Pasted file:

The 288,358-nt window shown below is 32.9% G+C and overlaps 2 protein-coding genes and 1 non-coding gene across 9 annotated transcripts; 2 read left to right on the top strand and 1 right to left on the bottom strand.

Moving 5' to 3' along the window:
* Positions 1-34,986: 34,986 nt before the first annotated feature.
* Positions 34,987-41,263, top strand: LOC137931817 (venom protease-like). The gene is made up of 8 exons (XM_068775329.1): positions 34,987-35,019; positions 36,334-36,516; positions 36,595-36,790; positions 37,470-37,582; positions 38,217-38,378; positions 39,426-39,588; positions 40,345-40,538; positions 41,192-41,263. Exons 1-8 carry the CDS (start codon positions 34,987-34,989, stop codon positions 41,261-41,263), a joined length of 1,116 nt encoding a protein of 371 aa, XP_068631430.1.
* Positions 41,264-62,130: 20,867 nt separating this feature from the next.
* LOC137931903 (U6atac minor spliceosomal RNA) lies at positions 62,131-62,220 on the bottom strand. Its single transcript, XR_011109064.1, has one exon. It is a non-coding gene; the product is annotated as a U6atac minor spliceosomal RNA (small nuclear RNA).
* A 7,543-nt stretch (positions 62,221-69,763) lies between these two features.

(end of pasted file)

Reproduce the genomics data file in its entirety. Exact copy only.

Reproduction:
The 288,358-nt window shown below is 32.9% G+C and overlaps 2 protein-coding genes and 1 non-coding gene across 9 annotated transcripts; 2 read left to right on the top strand and 1 right to left on the bottom strand.

Moving 5' to 3' along the window:
* Positions 1-34,986: 34,986 nt before the first annotated feature.
* Positions 34,987-41,263, top strand: LOC137931817 (venom protease-like). The gene is made up of 8 exons (XM_068775329.1): positions 34,987-35,019; positions 36,334-36,516; positions 36,595-36,790; positions 37,470-37,582; positions 38,217-38,378; positions 39,426-39,588; positions 40,345-40,538; positions 41,192-41,263. Exons 1-8 carry the CDS (start codon positions 34,987-34,989, stop codon positions 41,261-41,263), a joined length of 1,116 nt encoding a protein of 371 aa, XP_068631430.1.
* Positions 41,264-62,130: 20,867 nt separating this feature from the next.
* LOC137931903 (U6atac minor spliceosomal RNA) lies at positions 62,131-62,220 on the bottom strand. Its single transcript, XR_011109064.1, has one exon. It is a non-coding gene; the product is annotated as a U6atac minor spliceosomal RNA (small nuclear RNA).
* A 7,543-nt stretch (positions 62,221-69,763) lies between these two features.